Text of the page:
4 Sept 2022



Nineteen-year-old Patty has a lot of baggage. Abusive parents. A horrible boyfriend. The stifling cocoon of her Podunk town. She longs to become a travel writer — visiting exotic lands far, far away

But escaping town the way she does, forced by her boyfriend Roy to join him on a violent crime spree across middle America was not the travel of Patty's dreams. It's a journey that will only land her in jail — or dead. But escaping Roy is out of the question. He'd hunt her down, find her, and surely beat her worse than he's ever beaten her before.

When they stumble across the gentleman alone at the cabin by the lake, he offers Patty a glimmer of hope and freedom. But this man hides evil secrets of his own… ... Back Cover Blurb

She moved in with her Aunt Meredith during the summer of her fourteenth year.  ... First Sentence, Chapter One

The smile left his face immediately. And he looked hard, bitter, angry and - even evil. His look changed instantly. Patty couldn't finish the sentence. 

Roy looked down at the small table next to the door. He picked up Patty's purse and handed it to her. She took it and he put his hands on the back of her neck, squeezing harder than he should. He leaned in close and whispered. "Sure is good to see you." Then he kissed her on her lips. He smiled at her again, and then he pulled her out the down. "Now let's get going." ... Memorable Moment, Page 112

A story of what happens when a teenage girl with a traumatic past {her father isn't referred to as The Monster, her mother as 'the witch' for no reason} hooks up with an abusive boy with an arguably just as traumatic a past.

In Patsy and Roy we have two great main characters; Patsy a character I quickly got behind, willing her to break free of the cycle of abuse. Roy? Hmm! Roy was a whole other kettle of fish as my nana would say.

That every fibre in me wanted to hate Roy and yet there was a small bit of me that argued that he was as much a product of his upbringing as Patsy was of hers. That he created such a monster and yet managed to evoke some empathy for them within me, something that I admire greatly about the author's writing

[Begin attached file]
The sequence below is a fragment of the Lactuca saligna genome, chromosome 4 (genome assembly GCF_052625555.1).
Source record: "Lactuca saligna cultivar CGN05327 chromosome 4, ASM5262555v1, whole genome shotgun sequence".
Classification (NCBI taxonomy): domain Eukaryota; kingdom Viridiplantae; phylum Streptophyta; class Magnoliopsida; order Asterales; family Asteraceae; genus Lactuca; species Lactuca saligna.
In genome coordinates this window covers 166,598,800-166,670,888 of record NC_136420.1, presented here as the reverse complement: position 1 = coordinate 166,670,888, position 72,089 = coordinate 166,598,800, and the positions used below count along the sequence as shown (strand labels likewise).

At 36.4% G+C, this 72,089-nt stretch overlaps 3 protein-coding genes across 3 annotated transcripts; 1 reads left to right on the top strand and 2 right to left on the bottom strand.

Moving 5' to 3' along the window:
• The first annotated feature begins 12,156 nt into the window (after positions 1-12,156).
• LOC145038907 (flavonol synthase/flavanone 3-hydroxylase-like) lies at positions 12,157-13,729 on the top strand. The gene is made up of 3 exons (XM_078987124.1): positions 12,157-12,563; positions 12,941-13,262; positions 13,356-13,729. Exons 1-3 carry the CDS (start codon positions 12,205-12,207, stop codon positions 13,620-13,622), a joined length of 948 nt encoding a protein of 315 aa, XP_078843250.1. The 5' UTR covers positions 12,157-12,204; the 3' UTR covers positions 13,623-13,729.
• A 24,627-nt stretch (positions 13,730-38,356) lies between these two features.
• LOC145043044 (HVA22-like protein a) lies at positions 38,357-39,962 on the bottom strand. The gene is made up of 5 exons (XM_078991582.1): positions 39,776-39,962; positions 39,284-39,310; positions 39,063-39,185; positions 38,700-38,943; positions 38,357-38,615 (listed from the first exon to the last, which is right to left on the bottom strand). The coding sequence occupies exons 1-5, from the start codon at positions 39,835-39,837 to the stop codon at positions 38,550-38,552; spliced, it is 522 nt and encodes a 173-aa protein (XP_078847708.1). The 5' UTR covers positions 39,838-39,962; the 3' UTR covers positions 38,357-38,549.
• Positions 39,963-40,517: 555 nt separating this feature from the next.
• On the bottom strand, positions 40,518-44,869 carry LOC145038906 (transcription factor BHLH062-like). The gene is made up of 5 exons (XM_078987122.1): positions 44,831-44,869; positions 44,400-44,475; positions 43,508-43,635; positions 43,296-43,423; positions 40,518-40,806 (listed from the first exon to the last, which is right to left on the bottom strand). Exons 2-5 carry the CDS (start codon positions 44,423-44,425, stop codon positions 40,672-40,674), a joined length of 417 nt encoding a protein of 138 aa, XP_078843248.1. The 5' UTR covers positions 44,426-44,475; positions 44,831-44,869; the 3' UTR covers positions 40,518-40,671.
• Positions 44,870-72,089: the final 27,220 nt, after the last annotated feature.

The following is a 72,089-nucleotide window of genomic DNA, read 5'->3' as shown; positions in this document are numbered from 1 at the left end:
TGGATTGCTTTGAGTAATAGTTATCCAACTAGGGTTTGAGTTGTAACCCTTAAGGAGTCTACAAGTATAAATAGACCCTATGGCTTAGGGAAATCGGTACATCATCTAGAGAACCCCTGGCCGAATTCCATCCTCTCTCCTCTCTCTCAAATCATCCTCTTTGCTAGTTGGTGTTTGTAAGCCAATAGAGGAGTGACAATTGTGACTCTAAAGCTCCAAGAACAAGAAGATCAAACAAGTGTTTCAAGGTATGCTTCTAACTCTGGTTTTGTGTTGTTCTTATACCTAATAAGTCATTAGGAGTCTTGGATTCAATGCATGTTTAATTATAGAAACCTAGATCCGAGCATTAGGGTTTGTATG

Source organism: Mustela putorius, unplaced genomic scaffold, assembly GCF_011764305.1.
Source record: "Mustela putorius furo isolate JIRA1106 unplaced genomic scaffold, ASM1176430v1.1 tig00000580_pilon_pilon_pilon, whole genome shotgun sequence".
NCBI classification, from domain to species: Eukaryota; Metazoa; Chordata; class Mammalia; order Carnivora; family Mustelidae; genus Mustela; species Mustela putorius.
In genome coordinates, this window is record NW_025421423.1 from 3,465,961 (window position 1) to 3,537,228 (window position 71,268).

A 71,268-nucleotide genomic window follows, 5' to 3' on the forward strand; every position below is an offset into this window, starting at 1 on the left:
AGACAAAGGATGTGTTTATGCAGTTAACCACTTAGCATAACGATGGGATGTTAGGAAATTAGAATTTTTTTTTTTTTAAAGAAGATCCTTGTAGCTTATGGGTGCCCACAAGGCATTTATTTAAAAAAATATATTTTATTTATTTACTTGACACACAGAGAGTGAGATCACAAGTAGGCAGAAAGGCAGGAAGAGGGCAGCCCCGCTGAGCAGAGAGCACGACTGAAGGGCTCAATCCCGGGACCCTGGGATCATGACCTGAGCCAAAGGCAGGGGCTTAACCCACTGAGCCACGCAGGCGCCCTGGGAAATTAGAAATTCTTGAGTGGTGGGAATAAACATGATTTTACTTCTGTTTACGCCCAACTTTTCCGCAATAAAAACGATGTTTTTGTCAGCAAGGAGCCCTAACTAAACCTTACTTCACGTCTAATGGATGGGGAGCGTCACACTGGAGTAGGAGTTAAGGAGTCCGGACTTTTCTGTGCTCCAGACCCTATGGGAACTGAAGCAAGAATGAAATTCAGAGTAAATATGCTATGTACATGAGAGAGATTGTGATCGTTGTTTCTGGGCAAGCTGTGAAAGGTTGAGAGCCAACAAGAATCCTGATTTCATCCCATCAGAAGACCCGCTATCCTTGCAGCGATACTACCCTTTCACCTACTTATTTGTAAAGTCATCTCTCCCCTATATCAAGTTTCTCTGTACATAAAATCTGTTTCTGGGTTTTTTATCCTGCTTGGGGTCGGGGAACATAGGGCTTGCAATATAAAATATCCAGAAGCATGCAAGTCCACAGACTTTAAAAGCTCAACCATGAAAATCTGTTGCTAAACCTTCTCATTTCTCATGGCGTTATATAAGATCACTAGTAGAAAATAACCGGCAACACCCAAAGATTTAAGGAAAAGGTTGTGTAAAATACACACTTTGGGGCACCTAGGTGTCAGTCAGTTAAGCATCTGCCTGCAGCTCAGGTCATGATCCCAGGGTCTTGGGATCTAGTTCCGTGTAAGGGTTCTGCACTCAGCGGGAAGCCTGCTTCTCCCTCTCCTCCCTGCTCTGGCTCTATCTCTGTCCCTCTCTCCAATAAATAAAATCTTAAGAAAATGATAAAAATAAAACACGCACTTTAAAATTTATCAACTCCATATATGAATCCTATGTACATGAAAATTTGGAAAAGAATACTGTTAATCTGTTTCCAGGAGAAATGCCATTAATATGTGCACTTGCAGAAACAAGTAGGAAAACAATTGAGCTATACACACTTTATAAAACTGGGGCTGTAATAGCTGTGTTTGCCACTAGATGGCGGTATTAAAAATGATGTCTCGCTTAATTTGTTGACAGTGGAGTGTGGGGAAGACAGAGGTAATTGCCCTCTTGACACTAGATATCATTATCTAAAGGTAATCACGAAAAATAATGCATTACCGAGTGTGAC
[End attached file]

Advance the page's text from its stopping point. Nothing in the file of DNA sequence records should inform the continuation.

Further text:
Alas I was so taken with the other couple, Maggie and William, that we were later introduced to. ... 

Whilst I can appreciate their inclusion was one way of drawing the reader in from every possible angle and that there will doubtlessly be those readers who enjoyed the addition, for myself personally, an unnecessary addition, the jumping to-and-fro between characters, something that may well have worked in a longer novel but, at 187 pages, a relatively short read, I found the constant shifting left me feeling dizzy, my head reeling. 

Dark, brutal, though not what I considered gratuitousa no-bars-hold tale, the abuse at the centre of the story, harrowing and heart-breaking, redemption beyond reach ... or is it? That I was kept on my toes, wondering just where events would take me ... well, I'll let that speak for itself; essentially I rather enjoyed this thriller 'so abusive, it was criminal'.

About Dale Ward ... During the day Dale Ward is an award-winning filmmaker and videographer, while his night job is writer, reader and family man. Films he has written include: My Life Is a Movie, Walther, Ragman (with appearances in more than 50 film festivals), and There's Something in the Basement. He has won 4 regional Emmy awards producing the national television talk show On Main Street, and he earned a Bachelor of Arts in Media Communications from Webster University. His publishing history includes: The Home Run, Delayed Reactions, and My Life Is a Movie. He makes his home in St. Louis, Missouri with his wife, Suzanne, and two sons. *

Follow Dale Ward ... ~ Website ~ GoodReads ~ Twitter ~ FaceBook ~

* Author biography and photograph courtesy of GoodReads.


Kelly said...

There was a time when I read lots of thrillers like this, but I'm not as drawn to them anymore. That said, this one sounds really good!

nightwingsraven said...

This sounds like a truly dark, brutal
and compelling story.I will keep it
in mind. And thank you for your
excellent review.

Shooting Stars Mag said...

It's always a sign of good writing when you empathize with the bad guys!

Lauren @ www.shootingstarsmag.net

Kimberly @ Caffeinated Reviewer said...

Sounds intriguing. Thanks for sharing your thoughts.

Yvonne @ Fiction Books Reviews said...

At less than 200 pages, this one would certainly have to "pack a punch" to make it a complete story, so I would definitely give it a try from what you've said!

It so often seems to be the case that 'damaged' people are attracted to like- minded souls, making the cycle of self-destruction even more difficult to break.

Thanks for sharing, Great Review! :)